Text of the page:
Ph.D. Octopus

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The Real Uncle Tom’s Cabin

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Uncle Tom’s Cabin has been in the news a bit lately, largely thanks to David S. Reynold’s new book. I’m a huge fan of Reynolds, and am looking forward to reading it. Anyways, I found this exchange during my research and thought it was interesting. It takes place at a “Convention of the Colored Citizens of Massachusetts” in 1858. The Dred Scott decision forms the background to the debate, which partly explains the militancy and radicalness of the language. Father Josiah Henson is the real person who Harriet Beecher Stowe based Uncle Tom off.

Mr. Remond moved that a committee of five be appointed to prepare an address suggesting to the slaves at the South to create an insurrection. He said he knew his resolution was in one sense revolutionary, and in another, treasonable, but so he meant it. He doubted whether it would be carried. But he didn’t want to see people shake their heads, as he did see them on the platform, and turn pale, but to rise and talk. He wanted to see the half-way fellows take themselves away, and leave the field to men who would encourage their brethren at the South to rise with bowie-knife and revolver and musket.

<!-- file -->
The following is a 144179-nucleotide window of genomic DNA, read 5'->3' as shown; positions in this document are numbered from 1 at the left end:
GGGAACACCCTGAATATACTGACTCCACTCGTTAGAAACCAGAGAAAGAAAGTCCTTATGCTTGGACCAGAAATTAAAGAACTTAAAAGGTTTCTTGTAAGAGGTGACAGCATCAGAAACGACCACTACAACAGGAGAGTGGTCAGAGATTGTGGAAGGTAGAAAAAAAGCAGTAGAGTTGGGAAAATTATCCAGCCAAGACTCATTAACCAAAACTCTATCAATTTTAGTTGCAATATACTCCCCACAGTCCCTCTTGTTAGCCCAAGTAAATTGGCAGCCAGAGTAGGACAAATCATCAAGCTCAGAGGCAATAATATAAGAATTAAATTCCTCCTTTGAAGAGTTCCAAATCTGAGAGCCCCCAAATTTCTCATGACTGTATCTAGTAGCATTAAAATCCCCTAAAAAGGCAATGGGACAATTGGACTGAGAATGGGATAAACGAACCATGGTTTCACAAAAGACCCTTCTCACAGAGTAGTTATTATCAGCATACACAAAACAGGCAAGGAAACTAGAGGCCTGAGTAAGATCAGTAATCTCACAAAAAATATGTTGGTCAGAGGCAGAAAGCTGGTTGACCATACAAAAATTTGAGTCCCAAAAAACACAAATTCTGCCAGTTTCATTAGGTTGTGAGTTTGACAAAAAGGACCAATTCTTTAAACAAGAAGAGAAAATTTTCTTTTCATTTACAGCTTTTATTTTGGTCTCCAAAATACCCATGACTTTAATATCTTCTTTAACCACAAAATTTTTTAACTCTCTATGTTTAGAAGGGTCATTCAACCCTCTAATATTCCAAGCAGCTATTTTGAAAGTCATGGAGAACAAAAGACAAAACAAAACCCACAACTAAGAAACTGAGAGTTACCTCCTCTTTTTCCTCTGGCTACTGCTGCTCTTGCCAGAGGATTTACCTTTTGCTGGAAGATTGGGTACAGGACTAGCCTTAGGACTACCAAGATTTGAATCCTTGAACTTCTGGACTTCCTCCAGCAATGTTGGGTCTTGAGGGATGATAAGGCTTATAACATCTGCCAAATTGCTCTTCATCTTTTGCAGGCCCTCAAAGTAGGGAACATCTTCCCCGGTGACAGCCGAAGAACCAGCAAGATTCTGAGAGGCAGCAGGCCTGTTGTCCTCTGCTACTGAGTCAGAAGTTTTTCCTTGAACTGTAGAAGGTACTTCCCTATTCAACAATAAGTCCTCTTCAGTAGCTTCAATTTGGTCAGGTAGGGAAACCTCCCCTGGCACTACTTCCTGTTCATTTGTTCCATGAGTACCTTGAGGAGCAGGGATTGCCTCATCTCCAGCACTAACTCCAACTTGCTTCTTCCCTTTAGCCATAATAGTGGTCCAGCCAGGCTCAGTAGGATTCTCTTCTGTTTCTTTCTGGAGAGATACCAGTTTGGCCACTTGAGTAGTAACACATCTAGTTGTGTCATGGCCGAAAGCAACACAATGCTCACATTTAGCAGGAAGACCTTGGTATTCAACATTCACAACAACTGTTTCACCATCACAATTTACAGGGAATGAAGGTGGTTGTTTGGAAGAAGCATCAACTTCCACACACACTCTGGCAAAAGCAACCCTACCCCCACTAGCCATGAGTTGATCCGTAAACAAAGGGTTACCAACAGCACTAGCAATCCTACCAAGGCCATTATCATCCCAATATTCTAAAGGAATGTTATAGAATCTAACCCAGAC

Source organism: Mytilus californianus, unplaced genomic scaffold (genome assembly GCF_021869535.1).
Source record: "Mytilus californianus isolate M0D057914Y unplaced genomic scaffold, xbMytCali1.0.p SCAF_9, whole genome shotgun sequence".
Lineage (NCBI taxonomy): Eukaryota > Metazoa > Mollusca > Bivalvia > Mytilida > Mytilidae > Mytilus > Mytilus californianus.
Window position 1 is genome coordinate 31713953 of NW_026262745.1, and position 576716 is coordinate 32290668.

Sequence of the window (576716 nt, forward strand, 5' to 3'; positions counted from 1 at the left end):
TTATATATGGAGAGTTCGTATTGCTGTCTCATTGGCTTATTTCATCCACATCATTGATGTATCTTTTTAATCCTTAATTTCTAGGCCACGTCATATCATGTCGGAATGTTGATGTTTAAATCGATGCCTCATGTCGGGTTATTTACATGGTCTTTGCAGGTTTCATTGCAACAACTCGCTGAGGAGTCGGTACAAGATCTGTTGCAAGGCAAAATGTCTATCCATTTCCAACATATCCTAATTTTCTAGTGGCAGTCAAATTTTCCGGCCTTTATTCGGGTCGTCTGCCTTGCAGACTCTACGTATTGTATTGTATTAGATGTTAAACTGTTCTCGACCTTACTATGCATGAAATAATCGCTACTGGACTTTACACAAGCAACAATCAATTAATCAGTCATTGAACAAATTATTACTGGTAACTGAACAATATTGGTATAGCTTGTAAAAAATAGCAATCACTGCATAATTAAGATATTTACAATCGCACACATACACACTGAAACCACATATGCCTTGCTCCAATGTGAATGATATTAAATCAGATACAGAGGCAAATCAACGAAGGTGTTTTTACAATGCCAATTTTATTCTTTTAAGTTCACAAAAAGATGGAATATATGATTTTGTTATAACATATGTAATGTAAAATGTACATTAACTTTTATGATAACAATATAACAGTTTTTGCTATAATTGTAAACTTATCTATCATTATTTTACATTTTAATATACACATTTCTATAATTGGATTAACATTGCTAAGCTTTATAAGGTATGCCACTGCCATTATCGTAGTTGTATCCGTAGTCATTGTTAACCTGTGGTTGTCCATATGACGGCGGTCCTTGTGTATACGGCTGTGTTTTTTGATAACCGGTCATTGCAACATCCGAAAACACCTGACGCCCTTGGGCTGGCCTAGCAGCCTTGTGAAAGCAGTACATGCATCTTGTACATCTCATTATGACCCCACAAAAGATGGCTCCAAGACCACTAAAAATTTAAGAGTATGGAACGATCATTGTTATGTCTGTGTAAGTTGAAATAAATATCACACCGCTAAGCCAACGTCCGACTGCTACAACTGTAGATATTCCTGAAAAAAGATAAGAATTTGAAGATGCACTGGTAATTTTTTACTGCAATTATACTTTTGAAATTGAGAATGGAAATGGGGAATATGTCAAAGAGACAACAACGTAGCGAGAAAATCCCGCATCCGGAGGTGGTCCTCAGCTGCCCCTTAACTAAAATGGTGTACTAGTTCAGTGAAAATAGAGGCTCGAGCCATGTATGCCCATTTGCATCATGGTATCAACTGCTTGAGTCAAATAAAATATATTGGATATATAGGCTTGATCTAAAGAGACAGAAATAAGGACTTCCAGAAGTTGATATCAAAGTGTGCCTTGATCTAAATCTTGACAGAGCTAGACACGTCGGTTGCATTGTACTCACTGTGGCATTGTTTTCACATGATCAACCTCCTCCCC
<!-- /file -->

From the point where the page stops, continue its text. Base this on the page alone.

Father Henson doubted whether the time had come for the people of Massachusetts to take any such step. As for turning pale, he never turned pale in his life. [Father Henson is a very black man] He didn’t want to fight any more than he believed Remond did. He believed that if the shooting time came, Remond would be found out of the question. As he didn’t want to see three or four thousand men hung before their time, he should oppose any such action, head, neck and shoulder. If such a proposition were carried out, everything would be lost. Remond might talk, and then run away, but what would become of the poor fellows that must stand?…

Mr. Remond expressed himself as quite indifferent whether his motion was carried or not. He was in collusion with no one and he cared nothing if no one supported him. It had been intimated that he would skulk in the time of danger. The men who said so, judged of him by themselves… If he had one hundred relatives at the South, he would rather see them die to-day than to live in bondage. He would rather stand over their graves, than feel that any pale-faced scoundrel might violate his mother or sister in pleasure. He only regretted that he had not a spear with which he could transfix all the slaveholders at once. To the devil with the slaveholders! Give him liberty, or give him death. The insurrection could be accomplished, as quick as thought, and the glorious result would be instantaneously attained.

A vote was taken, and the motion lost. This was by far the most spirited discussion of the Convention

From the Liberator, August 13 1858


Written by Peter Wirzbicki

July 30, 2011 at 10:01

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